The discovery of Niccolò da Corte's Fountain of the Four Elements is an important contribution to knowledge of Renaissance art which offers a lively insight into the period.
Niccolò da Corte, who was associated in Genoa with two great masters of his stature – Gian Giacomo della Porta and his son, Guglielmo della Porta, – moved to Granada and worked on the sculptural decorations of the Palace of Charles V, where his talent enhanced the mythical palace commissioned by the young emperor, who had fallen in love with the idyllic Alhambra and then decided, for the first time in the history of Spanish kings, to build a similar fortress.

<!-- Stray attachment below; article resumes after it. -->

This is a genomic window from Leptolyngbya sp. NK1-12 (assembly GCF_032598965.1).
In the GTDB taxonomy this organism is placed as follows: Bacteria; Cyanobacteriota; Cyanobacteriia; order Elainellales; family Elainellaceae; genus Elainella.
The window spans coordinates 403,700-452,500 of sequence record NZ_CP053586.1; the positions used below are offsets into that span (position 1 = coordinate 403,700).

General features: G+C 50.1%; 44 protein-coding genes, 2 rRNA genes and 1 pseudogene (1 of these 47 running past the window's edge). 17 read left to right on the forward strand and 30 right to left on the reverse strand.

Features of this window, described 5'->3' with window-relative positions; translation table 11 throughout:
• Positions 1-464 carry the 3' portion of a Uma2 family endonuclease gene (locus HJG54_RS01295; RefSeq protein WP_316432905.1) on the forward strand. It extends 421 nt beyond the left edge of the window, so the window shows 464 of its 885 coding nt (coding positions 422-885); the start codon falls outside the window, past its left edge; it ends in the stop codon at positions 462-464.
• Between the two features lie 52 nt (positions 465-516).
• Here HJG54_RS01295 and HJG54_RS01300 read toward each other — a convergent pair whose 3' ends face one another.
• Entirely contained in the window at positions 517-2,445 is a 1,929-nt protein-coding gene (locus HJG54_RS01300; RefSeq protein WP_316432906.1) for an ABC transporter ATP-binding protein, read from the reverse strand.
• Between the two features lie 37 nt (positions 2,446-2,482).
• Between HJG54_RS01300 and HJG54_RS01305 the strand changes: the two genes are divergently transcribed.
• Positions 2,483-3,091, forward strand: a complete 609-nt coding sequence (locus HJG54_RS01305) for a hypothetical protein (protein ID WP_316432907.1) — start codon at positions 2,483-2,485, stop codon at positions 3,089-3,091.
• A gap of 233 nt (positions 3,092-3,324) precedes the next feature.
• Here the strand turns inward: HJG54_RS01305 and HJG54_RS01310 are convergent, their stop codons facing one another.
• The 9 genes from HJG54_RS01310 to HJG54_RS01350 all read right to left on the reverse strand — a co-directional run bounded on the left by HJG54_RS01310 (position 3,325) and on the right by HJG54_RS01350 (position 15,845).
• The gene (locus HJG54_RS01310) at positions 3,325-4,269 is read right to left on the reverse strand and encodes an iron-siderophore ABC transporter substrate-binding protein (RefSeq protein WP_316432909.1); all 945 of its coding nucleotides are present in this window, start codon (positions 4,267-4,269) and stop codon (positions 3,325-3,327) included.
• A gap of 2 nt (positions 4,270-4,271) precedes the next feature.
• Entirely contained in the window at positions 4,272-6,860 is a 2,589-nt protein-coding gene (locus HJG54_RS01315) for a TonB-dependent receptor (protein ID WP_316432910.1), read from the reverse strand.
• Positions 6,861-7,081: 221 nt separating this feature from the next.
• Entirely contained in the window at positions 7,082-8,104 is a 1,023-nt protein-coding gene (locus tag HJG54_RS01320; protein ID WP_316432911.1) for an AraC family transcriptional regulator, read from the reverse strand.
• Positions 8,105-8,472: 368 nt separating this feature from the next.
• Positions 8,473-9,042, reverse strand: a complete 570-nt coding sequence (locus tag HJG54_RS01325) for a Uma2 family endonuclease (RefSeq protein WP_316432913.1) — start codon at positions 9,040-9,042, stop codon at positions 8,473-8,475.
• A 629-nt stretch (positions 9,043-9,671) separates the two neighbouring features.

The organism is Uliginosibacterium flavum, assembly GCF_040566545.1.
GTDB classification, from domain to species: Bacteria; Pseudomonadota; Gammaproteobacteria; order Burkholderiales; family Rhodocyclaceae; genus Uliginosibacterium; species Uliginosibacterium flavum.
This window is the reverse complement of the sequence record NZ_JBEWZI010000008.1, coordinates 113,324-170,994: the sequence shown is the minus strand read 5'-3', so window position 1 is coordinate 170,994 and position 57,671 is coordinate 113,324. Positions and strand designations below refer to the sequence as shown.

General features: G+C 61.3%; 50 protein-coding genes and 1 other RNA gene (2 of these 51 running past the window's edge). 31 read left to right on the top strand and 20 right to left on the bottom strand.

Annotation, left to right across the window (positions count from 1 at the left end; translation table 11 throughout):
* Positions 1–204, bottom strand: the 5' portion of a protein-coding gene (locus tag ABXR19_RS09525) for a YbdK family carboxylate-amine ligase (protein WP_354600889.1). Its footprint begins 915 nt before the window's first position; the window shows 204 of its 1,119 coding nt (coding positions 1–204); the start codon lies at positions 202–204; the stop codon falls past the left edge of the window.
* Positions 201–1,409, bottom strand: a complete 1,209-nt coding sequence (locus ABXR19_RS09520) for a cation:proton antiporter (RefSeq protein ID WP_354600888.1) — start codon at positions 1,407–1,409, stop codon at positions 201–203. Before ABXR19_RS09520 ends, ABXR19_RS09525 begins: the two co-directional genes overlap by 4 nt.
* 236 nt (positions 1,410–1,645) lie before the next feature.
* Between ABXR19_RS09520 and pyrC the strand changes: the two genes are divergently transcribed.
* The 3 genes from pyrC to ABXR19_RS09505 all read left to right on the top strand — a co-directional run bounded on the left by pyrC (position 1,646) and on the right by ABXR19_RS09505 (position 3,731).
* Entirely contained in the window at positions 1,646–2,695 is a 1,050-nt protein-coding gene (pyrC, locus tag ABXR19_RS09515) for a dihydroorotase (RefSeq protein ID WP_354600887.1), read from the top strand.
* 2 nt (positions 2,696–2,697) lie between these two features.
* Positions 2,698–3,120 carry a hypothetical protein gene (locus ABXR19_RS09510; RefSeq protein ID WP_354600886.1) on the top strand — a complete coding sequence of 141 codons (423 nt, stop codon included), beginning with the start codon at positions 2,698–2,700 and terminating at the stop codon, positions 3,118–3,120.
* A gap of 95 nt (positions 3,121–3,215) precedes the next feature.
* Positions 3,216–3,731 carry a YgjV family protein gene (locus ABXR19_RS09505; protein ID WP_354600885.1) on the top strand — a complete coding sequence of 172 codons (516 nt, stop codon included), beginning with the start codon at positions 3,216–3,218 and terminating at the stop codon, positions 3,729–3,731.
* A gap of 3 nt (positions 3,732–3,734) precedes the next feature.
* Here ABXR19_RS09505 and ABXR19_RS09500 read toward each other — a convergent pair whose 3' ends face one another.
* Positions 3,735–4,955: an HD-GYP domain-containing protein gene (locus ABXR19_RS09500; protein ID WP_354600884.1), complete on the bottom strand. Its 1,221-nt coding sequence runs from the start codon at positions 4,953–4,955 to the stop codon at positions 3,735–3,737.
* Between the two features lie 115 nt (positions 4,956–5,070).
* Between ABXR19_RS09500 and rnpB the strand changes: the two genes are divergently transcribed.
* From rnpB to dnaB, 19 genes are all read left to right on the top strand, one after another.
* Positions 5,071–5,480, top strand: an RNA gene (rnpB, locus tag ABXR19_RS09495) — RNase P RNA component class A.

This sculpture-fountain could be cataloged thanks to the study made by Rosario Coppel, a specialist in Renaissance art. In her study, supported by in-depth research, she has explained the attribution to the Italian master in a clear and concise manner. The introduction was written by Margarita Estella Marcos, an expert and great connoisseur of Spanish and Italian sculpture of that period. Both investigators have produced many publications about the practice of collecting and exchanging works of art between Italy and Spain.